Arrived at Goshen, Connecticut, David found his family in health, and by the 1st of January, 1800, was in readiness to leave his native State with all its tender associates. "Thus", says he, "ends the eventful year 1799, filled with many troubles, out of which hath the Lord delivered me."

Having taken an affecting farewell of his friends and acquaintances, whom he had left behind, David set out from Goshen in January, with his wife and six children and others. They tarried at Bloomfield, Ontario County, New York, until spring, making preparations for their voyage through the lakes and up the Cuyahoga. They purchased four boats, from one to two tons burden, and repaired thoroughly the wreck of Harmon's boat. Lightly loading them with supplies to the value of about two thousand dollars, they completed every necessary preparation by the 29th of April.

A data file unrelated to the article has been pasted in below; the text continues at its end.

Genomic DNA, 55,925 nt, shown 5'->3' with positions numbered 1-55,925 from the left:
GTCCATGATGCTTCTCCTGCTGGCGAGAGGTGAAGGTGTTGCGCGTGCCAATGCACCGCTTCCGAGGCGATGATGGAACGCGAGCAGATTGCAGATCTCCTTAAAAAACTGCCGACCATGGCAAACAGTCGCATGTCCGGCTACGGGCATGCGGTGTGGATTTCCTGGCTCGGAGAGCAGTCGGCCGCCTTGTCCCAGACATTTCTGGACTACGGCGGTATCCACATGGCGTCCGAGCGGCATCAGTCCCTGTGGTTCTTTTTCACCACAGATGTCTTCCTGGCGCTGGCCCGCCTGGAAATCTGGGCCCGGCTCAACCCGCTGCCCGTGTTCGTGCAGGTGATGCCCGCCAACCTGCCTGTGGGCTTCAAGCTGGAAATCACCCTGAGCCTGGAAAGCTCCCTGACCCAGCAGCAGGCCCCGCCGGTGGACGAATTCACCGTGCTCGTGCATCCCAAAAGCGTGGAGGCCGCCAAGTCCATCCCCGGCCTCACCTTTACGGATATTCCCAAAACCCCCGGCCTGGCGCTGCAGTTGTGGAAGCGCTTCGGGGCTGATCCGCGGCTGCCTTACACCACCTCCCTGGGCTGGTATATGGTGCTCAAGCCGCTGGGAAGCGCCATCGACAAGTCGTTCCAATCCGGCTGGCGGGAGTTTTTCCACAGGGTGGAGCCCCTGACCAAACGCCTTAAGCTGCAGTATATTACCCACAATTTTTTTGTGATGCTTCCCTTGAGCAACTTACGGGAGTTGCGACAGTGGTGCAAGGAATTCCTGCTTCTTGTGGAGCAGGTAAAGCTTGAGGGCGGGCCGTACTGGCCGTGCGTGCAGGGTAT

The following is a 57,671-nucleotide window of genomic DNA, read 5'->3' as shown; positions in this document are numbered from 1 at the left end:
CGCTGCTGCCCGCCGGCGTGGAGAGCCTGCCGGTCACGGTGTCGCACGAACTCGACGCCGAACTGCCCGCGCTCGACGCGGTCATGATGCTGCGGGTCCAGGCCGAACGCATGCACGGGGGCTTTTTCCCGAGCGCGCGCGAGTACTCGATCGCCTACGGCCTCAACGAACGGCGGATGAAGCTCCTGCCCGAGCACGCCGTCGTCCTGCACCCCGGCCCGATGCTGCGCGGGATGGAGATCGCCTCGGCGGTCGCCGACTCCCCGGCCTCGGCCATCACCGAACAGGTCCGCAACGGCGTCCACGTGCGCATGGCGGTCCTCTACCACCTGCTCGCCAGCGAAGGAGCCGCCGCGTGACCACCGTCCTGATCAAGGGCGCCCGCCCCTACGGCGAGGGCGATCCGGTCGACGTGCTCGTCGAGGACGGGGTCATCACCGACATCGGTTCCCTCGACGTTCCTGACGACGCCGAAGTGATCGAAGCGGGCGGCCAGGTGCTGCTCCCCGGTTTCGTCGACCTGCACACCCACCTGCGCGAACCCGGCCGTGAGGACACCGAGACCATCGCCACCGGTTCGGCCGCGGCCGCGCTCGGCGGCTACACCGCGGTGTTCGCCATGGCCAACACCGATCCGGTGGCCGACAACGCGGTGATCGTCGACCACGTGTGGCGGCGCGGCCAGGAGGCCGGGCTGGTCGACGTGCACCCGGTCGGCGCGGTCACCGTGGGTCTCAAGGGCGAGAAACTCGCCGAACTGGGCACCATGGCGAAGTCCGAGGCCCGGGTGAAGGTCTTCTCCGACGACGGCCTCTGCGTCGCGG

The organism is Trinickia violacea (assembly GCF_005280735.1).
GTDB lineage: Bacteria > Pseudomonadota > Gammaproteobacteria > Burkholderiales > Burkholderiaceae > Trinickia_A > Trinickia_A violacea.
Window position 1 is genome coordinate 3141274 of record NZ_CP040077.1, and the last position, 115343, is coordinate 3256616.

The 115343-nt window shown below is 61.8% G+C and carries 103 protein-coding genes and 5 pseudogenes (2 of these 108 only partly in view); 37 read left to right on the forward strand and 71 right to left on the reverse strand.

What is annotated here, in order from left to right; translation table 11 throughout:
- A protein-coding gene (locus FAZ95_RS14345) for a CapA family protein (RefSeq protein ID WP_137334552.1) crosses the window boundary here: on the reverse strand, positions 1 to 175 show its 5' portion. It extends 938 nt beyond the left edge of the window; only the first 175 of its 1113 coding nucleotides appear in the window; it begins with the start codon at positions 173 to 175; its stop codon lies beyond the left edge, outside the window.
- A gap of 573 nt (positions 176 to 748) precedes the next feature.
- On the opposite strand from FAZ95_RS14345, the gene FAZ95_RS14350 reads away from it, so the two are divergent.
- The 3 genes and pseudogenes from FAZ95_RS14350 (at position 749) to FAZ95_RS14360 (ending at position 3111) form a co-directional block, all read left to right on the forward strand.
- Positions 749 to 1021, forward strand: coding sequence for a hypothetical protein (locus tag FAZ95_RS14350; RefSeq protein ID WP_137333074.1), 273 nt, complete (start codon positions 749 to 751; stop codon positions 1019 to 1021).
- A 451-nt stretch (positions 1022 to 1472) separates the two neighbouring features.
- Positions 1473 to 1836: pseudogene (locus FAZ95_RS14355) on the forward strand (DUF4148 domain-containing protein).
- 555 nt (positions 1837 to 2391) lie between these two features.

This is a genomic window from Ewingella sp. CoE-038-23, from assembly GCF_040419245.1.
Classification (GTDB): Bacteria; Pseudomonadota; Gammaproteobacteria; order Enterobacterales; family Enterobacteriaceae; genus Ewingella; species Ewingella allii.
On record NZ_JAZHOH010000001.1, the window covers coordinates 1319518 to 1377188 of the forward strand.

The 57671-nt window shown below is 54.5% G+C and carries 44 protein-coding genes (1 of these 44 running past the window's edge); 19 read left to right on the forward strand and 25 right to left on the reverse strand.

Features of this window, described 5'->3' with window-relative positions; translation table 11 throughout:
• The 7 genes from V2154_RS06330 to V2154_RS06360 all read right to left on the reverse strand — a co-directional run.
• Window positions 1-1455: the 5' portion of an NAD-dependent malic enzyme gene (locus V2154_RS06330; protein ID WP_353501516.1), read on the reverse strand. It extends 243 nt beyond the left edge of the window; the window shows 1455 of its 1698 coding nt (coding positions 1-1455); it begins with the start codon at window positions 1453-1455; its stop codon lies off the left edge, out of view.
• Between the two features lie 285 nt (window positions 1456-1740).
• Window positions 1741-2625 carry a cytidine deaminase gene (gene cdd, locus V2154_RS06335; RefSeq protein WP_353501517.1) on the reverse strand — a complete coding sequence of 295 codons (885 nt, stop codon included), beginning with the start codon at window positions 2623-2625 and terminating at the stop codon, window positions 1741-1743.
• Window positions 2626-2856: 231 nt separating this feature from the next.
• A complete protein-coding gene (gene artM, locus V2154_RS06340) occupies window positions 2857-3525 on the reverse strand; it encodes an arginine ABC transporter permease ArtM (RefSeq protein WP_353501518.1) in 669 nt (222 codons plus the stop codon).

"The next night," said David, "while my dear wife and six children, with all my men, lay soundly sleeping around me, I could not close my eyes, for the reflection that those men and women, with almost all that I held dear in life, were now to embark in an expedition in which so many chances appeared against me; and should we survive the dangers in crossing the boisterous lakes, and the distressing sickness usually attendant on new settlements, it was highly probable that we must fall before the tomahawk and scalping knife. As I knew at that time no considerable settlement had been made but was established in blood, and as I was about to place all those who lay around me on the extreme frontier, and as they would look to me for safety and protection, I almost sunk under the immense weight of responsibility resting on me. Perhaps my feelings on this occasion were a little similar to those of the patriarch, when expecting to meet his hostile brother. But after presenting my case before Israel's God, and committing all to his care, I cheerfully launched out the next morning upon the great deep."